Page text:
I should be putting up some transcriptions of ABOY and COBL soon... audience recordings from TOTP so I doubt they'll be perfect, but they should at least be more accurate than Love and Peace and Miracle Drug.  Since you were there I'm guessing you'll be interested enough to take a crack at them.

sirensong984

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« Reply #3 on: October 20, 2004, 07:12:53 PM »
hello. may not be my place to comment on lyrical interpretation..but this is a very interesting discussion.  something i love about bono is that he writes songs that are so heavy, but disguises them as fluff by putting in things like "the girl with crimson nails has jesus 'round her neck.."  i think sometimes he puts things in that a) sound good and b)make a pretty picture but don't necessarily directly mean what he's getting across.  like..maybe the point from that sound just be "crimson nails" as in bloody carpenter tool..but to make it fluff enough he puts in the girl...

i think it's good he does this because, well, while i love deciphering his meanings, nobody would want to hear "another song about jesus from U2" ;)

again sorry to butt in on something that is not my domain

Carl

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« Reply #4 on: October 20, 2004, 10:57:52 PM »
No problem about that, it isn't like I have to wade through a massive amount of daily posts or anything.

But assuming that the kneeling is to God/Jesus, why in the iTunes and TOTP video does Bono look like he is being subjugated??  I suppose it could be getting rid of the ego to re-establish a connection with the "I and I" but it brings to mind the fight scene in UTEOTW.

POP had a lot of Christian themed songs that were really interesting to ponder... not just a "you are my saviour, but I'll hide it in drag" but really examaning his ambivalent views towards organized religion being Irish while still affirming his sense of spirituality.

Between Two Worlds

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« Reply #5 on: October 22, 2004, 03:16:00 PM »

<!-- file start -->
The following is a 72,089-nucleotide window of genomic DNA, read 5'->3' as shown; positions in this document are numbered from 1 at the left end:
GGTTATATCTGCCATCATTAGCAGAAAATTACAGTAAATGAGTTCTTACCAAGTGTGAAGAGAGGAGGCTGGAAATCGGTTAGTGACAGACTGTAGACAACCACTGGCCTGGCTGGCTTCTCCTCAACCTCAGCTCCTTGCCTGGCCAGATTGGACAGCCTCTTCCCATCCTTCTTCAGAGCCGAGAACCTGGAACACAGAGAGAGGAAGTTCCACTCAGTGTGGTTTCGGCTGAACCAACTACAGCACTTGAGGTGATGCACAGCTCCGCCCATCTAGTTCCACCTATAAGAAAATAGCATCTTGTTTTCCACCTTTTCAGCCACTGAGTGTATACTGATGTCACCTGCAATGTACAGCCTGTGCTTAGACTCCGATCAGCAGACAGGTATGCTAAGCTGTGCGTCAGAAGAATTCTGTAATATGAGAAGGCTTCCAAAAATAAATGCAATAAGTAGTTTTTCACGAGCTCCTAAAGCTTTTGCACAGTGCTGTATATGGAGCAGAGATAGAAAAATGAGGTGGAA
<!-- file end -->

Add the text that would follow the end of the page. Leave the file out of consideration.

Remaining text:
I agree that unlike what we have with UTEOW, we are here not talking about a complete overlay of two images. The dominant image of the song for me is that of a rock concert with flashes of other images (which I would not want to mix). One of these are the bullets which rip the sky - not at the same time and place with the rock concert in the narrow sense of location and yet it happens at the same time (our time) and place (our world) - the lust for war which rock'n roll can do little to combat. I seem to remember Bono speaking about fame as a currency which he tries to use well. So rock music can help even apart from making minds wander but it doesn't change the world.

It didn't occur to me that the kneeling might be negative, have to think about that. You're of course right about the ambivalence.

Thanks for the lyrics to the TOTP performance. I cannot judge their accuracy (far too exciting and, alas, fleeting an experience to keep track of what precisely was said) but they ring true to me, including the spoken words. On the night I thought the comment about smoking 40 cigarettes a day was related to Bono's coughing just before he made the comment.

Carl

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« Reply #6 on: October 24, 2004, 02:53:31 AM »
Yeah I should put little coughing sounds in the description, though I think on reflection the pure exaggeration of it seems to lend itself to the nostalgia about the power of naivete. ;)

The kneeling thing shows up again in the "live at the HQ" studio video though not as pronounced as the earlier ones.  The CD:UK performance doesn't have that element, but 3/4 seems interesting.  I don't see the entire song based around the concert... to me the first verse stands alone, more of a character description (though it could be someone at a concert, perhaps even the crimson nailed one).  I'll try and post up a section by section interp of mine sometime soon, as it'd be nice to have something more central to refer to I think.

About the fleeting chance to listen to the music/lyrics, have you checked your private messages (U2U's) here recently? :)  Seeing U2 live can be an ineffable, noetic, transient, passive state (not to mention blissful and with a sense of union)!

Time allowing it'd be fun to go over most of the POP songs here.

Between Two Worlds

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« Reply #7 on: November 06, 2004, 09:51:58 AM »
(Thanks, Carl for the private message, I had not realised they existed!)

Now - if "all of this can be yours" is an allusion to the temptation of Jesus during which the devil is said to offer Jesus all the kingdoms of the world if he falls down before him (Matthew 4; Luke 4), the kneeling is one to be resisted!

Carl

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« Reply #8 on: November 18, 2004, 05:48:21 PM »
Well this Bono's take on it (thanks to u2tour.de).

About Vertigo. Where is Vertigo?

Bono:
It’s a dizzy feeling, a sick feeling, when you get up to the top of something and there’s only one way to go. That’s not a dictionary definition, that’s mine, and in my head I created a club called Vertigo, with all these people in it and the music is not the music you want to hear, and the people are not the people you want to be with, and then you see somebody and she’s got a cross around her neck, and you focus on it, because you can’t focus on anything else. You find a little tiny fragment of salvation there.

[Edited on 2004-11-18 by Carl]